Freedom for Fantasy or Why Fifty Shades of Grey Should Exist


Ohhhh… I can see that I will be unpopular in about 10 seconds flat. As a little disclaimer, I am not supporting 50 Shades of Grey in particular or advocating for that specific book. Rather I am defending the right for non-consent fantasy to exist.

I recently was directed to an article about 50 Shades of Grey where writers told other writers (particularly the author of 50 Shades of Grey) what their responsibility to the reader should be. The article argued for four things:

  1. Accurate play scenes (well-researched, etc)
  2. Discussions of consent or non-consent within the text
  3. Realistic sex scenes that include condoms, safe words, dental dams, and other precautions
  4. IF #3 is ignored, then the writer must acknowledge, within the text, that the practices are unsafe.

Throughout this article, I will argue why this ridiculous and is merely another form of sexual repression. Ready for your viewpoint to be challenged? Then continue reading.


Fifty Shades of Grey (book) is a fiction and a fantasy novel. As a work of fiction, it is composed of imagination without a grain of ‘fact’ needed. If you want fact, read a non-fiction book. Fiction books feature all sorts of scenarios that are not accurate according to today’s standards: centaurs (half-man / half-horse), earth with zero gravity, post-apocalyptic worlds, aliens, etc. Sure, you can tell Issac Asimov to make his robots ‘accurate’ but this is fucking non-sense. Fiction can be as fucking inaccurate as it likes because it is the realm of what could be, what might be, what I would like to be, what I don’t want to be – it is all about IMAGINATION NOT REALITY. Thus, Fifty Shades of Grey has no responsibility to the reader to present accurate sex scenes.

Secondly, 50 Shades is a work of fantasy – and appropriately so as it is a sexual fantasy. I understand that the fantasy is about non-consent sex or more blatantly rape, mind-fucking, domination, stalking, etc. It is about things that the regular human populous considers taboo (and society just accepts sex so well to begin with…). What advice like above ignores is the validity of these sexual fantasies. Women have them. Men have them. They are ‘real’ in that people dream of this stuff both in their sleep and in waking hours. They exist in our fucking minds and they are often quite enjoyable. As I said to a friend of mine, people should not be told they are evil or wrong or bad for having those fantasies. If you constantly tell people that HAVING THE FANTASY is bad then people learn self-loathing and repression. The very problem you are trying to prevent – unsafe sexual intercourse – you make WORSE by forcing people underground by the way you treat their fantasy. That is how people end up in dangerous situations: when you have no one to ask advice from, when your fantasy is shoved under a mattress, and when you are facing a situation that makes you uneasy but far be it from society to actually be able to openly communicate about desires. As people, we should be saying the fantasy is fine. That it is okay. It doesn’t matter if it turns you on. Enjoy. However, the physical practising of this fantasy is not okay. Always keep in mind that fantasy does not need to translate into real life, or else half the female population would be married to Ryan Gosling.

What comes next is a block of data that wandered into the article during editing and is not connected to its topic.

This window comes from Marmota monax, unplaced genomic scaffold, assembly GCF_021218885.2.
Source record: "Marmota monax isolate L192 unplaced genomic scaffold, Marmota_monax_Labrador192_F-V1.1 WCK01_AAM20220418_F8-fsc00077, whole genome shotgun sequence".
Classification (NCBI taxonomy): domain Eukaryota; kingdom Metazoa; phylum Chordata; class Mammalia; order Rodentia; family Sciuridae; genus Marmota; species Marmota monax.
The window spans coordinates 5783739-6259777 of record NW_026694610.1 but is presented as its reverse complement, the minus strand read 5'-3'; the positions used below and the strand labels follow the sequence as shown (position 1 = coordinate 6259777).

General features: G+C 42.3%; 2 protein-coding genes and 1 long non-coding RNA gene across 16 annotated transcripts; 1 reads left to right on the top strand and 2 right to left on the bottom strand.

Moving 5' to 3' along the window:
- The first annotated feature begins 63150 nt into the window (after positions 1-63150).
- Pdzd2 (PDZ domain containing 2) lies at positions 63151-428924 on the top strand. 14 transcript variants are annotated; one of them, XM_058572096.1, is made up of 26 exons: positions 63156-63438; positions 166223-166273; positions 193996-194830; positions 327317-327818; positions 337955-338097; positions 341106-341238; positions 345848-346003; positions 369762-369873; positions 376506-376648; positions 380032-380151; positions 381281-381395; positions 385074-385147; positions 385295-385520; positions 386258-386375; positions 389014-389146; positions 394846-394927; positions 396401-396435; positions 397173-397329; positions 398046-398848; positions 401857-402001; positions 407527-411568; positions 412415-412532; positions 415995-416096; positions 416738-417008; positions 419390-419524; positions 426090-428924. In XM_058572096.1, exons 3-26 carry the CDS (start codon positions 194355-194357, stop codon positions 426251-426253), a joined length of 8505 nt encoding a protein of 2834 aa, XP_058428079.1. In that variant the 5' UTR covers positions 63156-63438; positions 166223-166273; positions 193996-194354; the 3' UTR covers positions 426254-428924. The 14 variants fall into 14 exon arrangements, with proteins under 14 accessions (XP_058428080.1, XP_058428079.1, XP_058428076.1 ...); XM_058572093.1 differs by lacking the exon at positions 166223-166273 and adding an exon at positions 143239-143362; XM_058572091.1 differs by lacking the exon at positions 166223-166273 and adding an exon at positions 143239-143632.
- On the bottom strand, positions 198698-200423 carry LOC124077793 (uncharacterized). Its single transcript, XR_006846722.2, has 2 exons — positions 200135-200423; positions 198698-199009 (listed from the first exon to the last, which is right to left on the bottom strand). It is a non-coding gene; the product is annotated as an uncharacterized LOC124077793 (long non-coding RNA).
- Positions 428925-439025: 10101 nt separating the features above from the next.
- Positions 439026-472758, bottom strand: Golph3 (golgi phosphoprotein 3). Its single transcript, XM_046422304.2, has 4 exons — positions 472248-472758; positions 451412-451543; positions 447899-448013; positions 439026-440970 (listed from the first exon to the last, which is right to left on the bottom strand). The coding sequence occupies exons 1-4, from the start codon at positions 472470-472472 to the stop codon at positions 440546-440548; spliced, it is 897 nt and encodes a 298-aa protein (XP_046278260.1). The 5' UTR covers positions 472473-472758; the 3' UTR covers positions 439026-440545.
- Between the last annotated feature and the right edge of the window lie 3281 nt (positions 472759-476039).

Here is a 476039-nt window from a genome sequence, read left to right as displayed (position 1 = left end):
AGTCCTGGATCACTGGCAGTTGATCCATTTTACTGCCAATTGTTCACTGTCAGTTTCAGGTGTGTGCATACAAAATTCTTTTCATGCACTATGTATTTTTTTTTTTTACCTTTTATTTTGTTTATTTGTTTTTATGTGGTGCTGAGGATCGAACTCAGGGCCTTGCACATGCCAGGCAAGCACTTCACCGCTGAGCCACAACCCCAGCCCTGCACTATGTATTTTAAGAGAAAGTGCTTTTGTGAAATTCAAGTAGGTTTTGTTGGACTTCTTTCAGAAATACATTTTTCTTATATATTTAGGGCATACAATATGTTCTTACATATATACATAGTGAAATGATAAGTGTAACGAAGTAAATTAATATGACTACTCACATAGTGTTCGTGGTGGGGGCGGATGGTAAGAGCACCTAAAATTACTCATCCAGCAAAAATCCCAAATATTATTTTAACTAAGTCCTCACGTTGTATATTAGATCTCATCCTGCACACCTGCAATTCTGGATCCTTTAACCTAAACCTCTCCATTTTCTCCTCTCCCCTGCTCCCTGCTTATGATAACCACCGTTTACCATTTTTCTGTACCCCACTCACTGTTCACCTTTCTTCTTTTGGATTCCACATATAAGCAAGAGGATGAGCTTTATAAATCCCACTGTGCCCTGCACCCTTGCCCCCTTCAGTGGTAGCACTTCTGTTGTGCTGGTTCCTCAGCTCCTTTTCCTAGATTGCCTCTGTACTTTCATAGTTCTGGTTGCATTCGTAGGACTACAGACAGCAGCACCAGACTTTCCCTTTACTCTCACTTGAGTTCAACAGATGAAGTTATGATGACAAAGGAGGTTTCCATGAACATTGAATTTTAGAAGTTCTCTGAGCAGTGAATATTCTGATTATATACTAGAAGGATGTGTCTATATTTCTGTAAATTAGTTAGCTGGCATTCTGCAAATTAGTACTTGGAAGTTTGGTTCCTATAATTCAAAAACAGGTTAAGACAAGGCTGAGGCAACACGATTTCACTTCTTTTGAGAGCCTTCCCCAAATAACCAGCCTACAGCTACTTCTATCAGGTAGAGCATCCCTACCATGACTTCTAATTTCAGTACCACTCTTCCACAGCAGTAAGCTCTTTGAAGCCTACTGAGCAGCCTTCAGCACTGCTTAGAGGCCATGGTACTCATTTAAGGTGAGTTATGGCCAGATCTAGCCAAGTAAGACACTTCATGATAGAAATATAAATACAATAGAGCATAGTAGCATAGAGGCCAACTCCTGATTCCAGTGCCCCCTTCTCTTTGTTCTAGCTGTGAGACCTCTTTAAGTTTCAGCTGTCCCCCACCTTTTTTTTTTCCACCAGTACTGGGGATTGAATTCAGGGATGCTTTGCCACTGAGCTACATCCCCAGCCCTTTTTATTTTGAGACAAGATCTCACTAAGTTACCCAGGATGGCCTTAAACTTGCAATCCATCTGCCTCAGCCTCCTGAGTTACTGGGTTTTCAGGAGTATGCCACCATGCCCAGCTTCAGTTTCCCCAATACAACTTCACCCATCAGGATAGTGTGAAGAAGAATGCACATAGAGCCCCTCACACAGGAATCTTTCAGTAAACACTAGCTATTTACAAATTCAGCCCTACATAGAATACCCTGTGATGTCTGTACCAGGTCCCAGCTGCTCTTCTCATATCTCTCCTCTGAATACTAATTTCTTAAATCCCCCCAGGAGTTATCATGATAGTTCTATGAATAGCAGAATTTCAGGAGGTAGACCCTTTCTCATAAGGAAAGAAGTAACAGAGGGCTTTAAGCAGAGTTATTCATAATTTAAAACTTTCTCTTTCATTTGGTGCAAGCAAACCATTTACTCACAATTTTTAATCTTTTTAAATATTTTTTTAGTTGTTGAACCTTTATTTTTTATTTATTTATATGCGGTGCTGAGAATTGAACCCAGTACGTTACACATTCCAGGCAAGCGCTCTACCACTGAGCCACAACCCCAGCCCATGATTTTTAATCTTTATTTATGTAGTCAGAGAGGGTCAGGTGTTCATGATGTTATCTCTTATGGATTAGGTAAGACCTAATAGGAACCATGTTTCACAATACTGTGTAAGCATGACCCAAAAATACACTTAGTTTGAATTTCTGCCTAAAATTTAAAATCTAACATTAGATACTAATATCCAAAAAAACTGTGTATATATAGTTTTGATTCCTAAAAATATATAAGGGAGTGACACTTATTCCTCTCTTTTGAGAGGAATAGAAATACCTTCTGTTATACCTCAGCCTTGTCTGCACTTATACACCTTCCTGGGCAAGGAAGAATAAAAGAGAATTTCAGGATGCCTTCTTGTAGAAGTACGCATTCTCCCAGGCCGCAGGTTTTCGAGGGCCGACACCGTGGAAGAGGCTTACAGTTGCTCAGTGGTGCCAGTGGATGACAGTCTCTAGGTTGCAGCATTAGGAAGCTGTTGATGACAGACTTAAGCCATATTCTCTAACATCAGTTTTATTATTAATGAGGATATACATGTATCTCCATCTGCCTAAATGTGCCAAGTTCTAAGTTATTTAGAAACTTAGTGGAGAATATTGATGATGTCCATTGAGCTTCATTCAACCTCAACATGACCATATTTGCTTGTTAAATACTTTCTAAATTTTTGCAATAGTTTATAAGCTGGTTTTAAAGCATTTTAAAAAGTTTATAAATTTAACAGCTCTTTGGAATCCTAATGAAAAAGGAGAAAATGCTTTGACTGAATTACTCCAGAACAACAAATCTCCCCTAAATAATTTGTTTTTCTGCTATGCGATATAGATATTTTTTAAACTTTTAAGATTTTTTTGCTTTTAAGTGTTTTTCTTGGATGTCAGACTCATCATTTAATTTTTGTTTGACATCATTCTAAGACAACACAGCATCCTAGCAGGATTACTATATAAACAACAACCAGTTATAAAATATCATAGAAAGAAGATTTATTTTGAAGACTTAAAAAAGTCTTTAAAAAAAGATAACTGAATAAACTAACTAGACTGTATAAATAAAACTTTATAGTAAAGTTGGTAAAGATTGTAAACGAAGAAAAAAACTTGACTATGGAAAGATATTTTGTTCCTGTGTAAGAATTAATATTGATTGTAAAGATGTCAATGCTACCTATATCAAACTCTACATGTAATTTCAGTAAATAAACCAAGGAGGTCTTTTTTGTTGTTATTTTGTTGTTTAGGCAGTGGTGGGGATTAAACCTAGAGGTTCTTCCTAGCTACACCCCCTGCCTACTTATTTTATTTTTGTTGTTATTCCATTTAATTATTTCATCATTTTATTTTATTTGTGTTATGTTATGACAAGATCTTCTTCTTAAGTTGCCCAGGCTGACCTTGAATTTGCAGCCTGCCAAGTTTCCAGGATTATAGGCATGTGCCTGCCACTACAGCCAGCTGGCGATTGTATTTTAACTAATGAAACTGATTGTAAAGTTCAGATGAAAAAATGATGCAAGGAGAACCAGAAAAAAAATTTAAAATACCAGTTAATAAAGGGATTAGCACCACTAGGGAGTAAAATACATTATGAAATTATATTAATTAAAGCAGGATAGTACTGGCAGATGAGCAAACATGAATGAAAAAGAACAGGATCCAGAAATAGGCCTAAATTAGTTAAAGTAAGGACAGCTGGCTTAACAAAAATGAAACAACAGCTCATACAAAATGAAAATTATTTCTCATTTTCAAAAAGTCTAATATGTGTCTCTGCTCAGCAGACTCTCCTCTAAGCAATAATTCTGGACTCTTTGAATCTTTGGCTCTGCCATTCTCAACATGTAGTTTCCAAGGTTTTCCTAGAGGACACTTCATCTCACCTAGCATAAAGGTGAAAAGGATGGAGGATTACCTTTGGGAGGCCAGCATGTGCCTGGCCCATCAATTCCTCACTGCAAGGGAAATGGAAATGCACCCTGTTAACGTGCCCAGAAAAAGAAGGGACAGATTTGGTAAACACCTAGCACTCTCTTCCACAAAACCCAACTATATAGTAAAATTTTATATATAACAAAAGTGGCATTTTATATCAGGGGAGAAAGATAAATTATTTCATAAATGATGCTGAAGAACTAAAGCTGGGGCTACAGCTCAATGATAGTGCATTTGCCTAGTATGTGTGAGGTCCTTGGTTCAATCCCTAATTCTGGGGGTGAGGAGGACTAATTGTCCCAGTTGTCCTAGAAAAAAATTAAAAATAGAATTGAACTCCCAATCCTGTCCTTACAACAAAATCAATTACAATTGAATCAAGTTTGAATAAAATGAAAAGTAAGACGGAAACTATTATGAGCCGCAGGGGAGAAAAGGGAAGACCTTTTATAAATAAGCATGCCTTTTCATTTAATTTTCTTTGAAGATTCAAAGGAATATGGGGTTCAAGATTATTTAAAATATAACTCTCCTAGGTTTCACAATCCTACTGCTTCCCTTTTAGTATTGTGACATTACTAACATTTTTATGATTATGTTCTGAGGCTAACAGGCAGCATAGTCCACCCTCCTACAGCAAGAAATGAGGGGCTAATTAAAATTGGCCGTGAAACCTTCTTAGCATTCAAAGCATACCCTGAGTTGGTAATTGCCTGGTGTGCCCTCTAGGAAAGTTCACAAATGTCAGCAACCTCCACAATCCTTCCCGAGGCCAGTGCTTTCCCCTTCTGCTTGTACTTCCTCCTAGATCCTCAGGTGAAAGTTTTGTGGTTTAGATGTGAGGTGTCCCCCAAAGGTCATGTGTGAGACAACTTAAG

This leads really well into censorship. A few of the suggestions toted by the article I read suggested a modification in the way non-consent literature is presented to the reader. The article suggests accurate sex scenes (which I already discussed), discussion of consent and non-consent within the text and showing safe sex practices OR making sure the reader knows that what is happening is wrong. I think this is pure tripe for several reasons. Firstly, you are fucking with the fantasy. Seriously: If I fantasize about non-consent sex, the last thing on earth I want to read is a crapload of stuff on “this is so wrong” and “here is how safe sex really is.” FUCK THAT. First of all, do not shove your moral judgment up my ass because I like to fantasize about being fucked without giving my permission. Your little finger waving “this is wrong” within the text is a way of slapping the reader and saying “what you enjoy fantasizing about is wrong.” I say keep your moral judgments out of my fucking fantasy world – it is just thoughts and desires. For goodness sake, we all process love, attachment, safety, and desire differently. Entertaining thoughts of being so desired by another that they cannot help themselves is a legitimate fantasy that turns people on – so stop trying to change it.